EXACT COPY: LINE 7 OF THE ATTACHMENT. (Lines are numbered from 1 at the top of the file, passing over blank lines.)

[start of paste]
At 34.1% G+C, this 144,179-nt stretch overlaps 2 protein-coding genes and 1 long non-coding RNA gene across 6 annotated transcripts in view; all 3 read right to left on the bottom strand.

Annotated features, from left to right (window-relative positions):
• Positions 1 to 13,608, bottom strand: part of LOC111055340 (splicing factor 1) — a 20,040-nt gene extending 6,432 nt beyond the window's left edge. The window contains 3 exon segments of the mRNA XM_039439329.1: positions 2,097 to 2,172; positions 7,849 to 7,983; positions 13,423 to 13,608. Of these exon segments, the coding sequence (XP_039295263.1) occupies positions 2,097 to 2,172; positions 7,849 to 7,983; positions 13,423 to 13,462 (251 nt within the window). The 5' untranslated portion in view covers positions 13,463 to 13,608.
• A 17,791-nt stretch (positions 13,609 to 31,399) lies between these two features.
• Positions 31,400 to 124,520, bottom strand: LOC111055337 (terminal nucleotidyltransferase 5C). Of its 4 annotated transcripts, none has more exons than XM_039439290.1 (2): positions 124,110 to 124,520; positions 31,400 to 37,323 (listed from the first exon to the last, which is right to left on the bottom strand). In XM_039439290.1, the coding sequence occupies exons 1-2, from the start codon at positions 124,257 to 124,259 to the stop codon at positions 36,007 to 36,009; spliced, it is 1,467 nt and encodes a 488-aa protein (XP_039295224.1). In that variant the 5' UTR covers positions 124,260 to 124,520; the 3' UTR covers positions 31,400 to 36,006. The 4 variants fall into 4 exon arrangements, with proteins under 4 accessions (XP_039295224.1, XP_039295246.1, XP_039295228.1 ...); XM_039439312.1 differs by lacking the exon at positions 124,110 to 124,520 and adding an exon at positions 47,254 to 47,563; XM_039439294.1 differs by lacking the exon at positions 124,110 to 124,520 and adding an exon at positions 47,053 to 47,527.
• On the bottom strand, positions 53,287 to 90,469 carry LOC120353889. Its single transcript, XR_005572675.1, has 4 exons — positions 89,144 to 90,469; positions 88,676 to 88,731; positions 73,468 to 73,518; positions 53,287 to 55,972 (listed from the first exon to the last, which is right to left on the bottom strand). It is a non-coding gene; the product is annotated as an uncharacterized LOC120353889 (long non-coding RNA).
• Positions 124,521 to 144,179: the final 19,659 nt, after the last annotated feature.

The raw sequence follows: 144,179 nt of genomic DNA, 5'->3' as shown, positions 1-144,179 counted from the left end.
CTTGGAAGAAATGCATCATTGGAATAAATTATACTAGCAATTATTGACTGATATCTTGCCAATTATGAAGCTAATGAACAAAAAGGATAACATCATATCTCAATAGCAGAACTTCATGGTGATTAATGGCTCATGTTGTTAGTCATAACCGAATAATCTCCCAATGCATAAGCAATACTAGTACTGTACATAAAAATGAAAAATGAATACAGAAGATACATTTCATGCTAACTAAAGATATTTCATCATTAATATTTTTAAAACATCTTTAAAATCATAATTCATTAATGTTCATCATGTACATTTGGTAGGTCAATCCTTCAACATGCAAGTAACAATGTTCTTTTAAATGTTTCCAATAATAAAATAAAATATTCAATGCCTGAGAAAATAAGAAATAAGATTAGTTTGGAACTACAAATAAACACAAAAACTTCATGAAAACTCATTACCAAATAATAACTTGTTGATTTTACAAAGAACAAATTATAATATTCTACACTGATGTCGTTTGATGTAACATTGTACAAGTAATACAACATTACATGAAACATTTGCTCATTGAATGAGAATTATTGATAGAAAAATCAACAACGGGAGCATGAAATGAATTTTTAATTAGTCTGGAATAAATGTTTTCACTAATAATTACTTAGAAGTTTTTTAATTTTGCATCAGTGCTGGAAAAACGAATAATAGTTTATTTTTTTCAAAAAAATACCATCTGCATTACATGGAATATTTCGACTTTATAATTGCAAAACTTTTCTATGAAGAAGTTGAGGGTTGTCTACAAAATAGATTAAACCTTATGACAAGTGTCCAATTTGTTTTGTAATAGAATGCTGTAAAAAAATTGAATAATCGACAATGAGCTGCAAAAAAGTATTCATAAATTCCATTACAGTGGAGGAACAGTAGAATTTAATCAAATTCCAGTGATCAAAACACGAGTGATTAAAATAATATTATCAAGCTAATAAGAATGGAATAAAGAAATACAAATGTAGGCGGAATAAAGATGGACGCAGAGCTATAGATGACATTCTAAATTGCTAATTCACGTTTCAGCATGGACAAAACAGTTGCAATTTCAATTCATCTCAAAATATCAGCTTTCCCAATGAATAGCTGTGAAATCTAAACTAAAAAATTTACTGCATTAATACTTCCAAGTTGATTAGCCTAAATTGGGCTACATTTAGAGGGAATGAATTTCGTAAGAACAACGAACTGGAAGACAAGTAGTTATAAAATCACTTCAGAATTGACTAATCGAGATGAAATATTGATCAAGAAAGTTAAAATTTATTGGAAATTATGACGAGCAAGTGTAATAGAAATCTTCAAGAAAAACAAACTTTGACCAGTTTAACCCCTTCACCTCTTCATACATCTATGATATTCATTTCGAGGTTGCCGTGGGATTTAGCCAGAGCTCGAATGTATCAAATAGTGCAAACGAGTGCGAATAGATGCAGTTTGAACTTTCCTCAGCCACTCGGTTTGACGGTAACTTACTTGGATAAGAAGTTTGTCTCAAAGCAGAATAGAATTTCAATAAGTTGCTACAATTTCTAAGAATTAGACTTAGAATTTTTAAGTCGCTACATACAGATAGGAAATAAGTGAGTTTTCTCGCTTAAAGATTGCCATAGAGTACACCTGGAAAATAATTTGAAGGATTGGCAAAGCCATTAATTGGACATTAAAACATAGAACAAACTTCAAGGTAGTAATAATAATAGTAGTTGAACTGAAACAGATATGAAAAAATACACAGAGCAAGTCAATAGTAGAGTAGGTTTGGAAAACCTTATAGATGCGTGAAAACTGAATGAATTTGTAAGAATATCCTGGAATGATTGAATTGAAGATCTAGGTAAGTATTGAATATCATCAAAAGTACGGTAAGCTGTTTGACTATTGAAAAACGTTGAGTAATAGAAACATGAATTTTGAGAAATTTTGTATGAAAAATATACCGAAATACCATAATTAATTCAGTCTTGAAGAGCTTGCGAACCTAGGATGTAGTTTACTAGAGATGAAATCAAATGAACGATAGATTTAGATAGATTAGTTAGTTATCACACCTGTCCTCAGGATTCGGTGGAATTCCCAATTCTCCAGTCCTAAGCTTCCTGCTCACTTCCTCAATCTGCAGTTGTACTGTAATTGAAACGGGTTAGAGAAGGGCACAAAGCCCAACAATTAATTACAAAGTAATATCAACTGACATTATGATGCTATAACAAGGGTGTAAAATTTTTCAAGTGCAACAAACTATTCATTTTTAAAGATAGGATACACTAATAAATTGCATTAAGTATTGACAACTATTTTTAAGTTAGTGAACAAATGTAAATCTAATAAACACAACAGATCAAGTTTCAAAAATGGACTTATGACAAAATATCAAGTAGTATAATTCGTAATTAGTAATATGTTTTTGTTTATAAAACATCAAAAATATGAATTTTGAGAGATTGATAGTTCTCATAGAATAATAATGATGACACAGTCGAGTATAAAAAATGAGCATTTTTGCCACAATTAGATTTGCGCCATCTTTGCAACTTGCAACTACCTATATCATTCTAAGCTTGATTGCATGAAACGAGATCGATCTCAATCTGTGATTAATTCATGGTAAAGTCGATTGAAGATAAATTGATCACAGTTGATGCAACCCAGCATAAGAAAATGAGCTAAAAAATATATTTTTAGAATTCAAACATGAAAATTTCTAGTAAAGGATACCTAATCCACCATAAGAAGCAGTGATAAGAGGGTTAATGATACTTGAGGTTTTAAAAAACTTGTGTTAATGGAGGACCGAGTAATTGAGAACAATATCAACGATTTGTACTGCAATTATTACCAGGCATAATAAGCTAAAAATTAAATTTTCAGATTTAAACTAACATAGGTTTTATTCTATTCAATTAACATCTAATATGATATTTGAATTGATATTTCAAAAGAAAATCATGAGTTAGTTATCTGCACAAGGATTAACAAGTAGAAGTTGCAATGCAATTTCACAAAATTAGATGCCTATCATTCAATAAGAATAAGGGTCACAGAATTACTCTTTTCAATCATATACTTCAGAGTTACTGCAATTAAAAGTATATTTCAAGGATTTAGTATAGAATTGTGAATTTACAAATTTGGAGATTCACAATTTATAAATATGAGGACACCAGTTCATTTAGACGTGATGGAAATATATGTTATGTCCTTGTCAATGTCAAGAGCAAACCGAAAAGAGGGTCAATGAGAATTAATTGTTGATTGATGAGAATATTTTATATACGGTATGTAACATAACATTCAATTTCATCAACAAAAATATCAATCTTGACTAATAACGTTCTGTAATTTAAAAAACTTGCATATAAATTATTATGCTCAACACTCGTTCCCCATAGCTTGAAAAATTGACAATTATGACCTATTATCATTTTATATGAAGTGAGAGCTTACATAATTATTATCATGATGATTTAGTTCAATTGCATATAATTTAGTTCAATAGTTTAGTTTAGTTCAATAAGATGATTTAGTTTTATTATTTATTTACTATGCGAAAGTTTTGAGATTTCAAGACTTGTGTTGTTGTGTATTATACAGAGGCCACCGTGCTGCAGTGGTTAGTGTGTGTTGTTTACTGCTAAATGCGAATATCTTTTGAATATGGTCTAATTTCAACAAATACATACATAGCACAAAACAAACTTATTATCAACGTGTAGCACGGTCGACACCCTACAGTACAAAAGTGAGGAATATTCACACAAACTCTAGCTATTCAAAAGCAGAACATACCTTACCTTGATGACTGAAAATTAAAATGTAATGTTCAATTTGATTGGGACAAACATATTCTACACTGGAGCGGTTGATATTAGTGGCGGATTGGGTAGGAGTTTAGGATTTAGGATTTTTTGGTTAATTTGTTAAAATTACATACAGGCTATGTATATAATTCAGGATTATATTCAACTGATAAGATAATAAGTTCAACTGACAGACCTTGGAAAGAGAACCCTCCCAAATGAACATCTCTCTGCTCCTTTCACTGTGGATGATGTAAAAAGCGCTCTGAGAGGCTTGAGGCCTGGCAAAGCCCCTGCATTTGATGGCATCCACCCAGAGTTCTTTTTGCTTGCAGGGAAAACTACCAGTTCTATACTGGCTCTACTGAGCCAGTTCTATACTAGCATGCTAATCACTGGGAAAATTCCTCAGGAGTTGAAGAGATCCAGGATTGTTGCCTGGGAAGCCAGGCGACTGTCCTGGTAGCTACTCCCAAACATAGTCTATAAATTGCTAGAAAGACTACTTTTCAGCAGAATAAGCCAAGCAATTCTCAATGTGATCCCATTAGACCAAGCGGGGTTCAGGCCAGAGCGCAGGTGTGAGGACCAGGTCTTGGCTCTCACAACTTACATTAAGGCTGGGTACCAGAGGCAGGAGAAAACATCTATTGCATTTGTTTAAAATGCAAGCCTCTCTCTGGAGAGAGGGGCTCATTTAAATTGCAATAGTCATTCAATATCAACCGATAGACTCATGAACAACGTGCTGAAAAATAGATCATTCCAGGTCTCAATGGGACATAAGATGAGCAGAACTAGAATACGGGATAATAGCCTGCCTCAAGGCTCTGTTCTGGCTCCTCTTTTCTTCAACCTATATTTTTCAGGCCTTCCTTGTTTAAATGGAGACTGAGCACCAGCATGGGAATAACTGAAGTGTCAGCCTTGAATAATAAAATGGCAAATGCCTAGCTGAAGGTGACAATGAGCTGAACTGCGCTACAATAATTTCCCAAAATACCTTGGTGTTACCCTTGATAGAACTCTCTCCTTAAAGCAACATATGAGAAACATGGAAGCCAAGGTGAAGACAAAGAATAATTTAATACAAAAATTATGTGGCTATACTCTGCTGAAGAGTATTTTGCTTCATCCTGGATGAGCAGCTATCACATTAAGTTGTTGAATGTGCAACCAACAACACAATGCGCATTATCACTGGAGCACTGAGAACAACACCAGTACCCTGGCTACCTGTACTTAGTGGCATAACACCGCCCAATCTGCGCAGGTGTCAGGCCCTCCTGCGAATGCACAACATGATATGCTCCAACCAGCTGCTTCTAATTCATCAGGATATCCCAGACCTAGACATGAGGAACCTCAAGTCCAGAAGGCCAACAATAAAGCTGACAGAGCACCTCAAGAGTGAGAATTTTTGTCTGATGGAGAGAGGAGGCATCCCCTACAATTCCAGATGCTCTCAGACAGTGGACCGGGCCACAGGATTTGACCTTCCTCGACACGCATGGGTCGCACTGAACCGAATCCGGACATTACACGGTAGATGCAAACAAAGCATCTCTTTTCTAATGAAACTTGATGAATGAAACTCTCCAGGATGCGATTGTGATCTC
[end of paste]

• Positions 124,521 to 144,179: the final 19,659 nt, after the last annotated feature.